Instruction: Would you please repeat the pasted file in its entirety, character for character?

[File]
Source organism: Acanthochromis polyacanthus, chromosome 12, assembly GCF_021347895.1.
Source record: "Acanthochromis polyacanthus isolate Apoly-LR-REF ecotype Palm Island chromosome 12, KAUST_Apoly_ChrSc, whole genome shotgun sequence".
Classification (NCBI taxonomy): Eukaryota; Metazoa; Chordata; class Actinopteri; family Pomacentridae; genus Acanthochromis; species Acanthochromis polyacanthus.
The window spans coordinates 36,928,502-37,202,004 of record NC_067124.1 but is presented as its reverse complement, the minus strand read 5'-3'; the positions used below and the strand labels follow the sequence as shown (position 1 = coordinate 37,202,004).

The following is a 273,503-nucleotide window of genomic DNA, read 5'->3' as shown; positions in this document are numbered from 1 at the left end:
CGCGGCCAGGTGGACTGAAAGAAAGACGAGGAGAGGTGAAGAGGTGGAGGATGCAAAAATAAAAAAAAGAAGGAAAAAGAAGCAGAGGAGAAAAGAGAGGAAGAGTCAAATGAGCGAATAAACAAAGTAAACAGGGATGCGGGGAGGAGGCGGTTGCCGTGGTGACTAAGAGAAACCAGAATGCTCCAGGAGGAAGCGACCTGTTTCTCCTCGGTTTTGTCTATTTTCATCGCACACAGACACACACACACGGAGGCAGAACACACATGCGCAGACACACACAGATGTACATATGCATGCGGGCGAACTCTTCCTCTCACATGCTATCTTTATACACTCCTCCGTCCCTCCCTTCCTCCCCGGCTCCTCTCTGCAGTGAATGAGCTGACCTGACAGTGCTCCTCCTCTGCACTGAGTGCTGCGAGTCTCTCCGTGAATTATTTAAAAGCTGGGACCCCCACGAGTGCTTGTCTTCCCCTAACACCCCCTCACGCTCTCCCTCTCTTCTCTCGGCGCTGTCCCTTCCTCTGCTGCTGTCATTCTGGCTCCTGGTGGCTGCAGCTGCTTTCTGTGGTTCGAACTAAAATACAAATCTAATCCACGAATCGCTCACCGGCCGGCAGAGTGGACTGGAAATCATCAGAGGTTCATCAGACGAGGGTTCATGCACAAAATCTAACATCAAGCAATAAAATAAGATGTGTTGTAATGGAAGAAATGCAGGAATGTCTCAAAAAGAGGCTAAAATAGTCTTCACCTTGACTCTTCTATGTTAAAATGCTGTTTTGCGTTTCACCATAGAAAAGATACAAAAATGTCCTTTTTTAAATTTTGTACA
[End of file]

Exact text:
Source organism: Acanthochromis polyacanthus, chromosome 12, assembly GCF_021347895.1.
Source record: "Acanthochromis polyacanthus isolate Apoly-LR-REF ecotype Palm Island chromosome 12, KAUST_Apoly_ChrSc, whole genome shotgun sequence".
Classification (NCBI taxonomy): Eukaryota; Metazoa; Chordata; class Actinopteri; family Pomacentridae; genus Acanthochromis; species Acanthochromis polyacanthus.
The window spans coordinates 36,928,502-37,202,004 of record NC_067124.1 but is presented as its reverse complement, the minus strand read 5'-3'; the positions used below and the strand labels follow the sequence as shown (position 1 = coordinate 37,202,004).

The following is a 273,503-nucleotide window of genomic DNA, read 5'->3' as shown; positions in this document are numbered from 1 at the left end:
CGCGGCCAGGTGGACTGAAAGAAAGACGAGGAGAGGTGAAGAGGTGGAGGATGCAAAAATAAAAAAAAGAAGGAAAAAGAAGCAGAGGAGAAAAGAGAGGAAGAGTCAAATGAGCGAATAAACAAAGTAAACAGGGATGCGGGGAGGAGGCGGTTGCCGTGGTGACTAAGAGAAACCAGAATGCTCCAGGAGGAAGCGACCTGTTTCTCCTCGGTTTTGTCTATTTTCATCGCACACAGACACACACACACGGAGGCAGAACACACATGCGCAGACACACACAGATGTACATATGCATGCGGGCGAACTCTTCCTCTCACATGCTATCTTTATACACTCCTCCGTCCCTCCCTTCCTCCCCGGCTCCTCTCTGCAGTGAATGAGCTGACCTGACAGTGCTCCTCCTCTGCACTGAGTGCTGCGAGTCTCTCCGTGAATTATTTAAAAGCTGGGACCCCCACGAGTGCTTGTCTTCCCCTAACACCCCCTCACGCTCTCCCTCTCTTCTCTCGGCGCTGTCCCTTCCTCTGCTGCTGTCATTCTGGCTCCTGGTGGCTGCAGCTGCTTTCTGTGGTTCGAACTAAAATACAAATCTAATCCACGAATCGCTCACCGGCCGGCAGAGTGGACTGGAAATCATCAGAGGTTCATCAGACGAGGGTTCATGCACAAAATCTAACATCAAGCAATAAAATAAGATGTGTTGTAATGGAAGAAATGCAGGAATGTCTCAAAAAGAGGCTAAAATAGTCTTCACCTTGACTCTTCTATGTTAAAATGCTGTTTTGCGTTTCACCATAGAAAAGATACAAAAATGTCCTTTTTTAAATTTTGTACA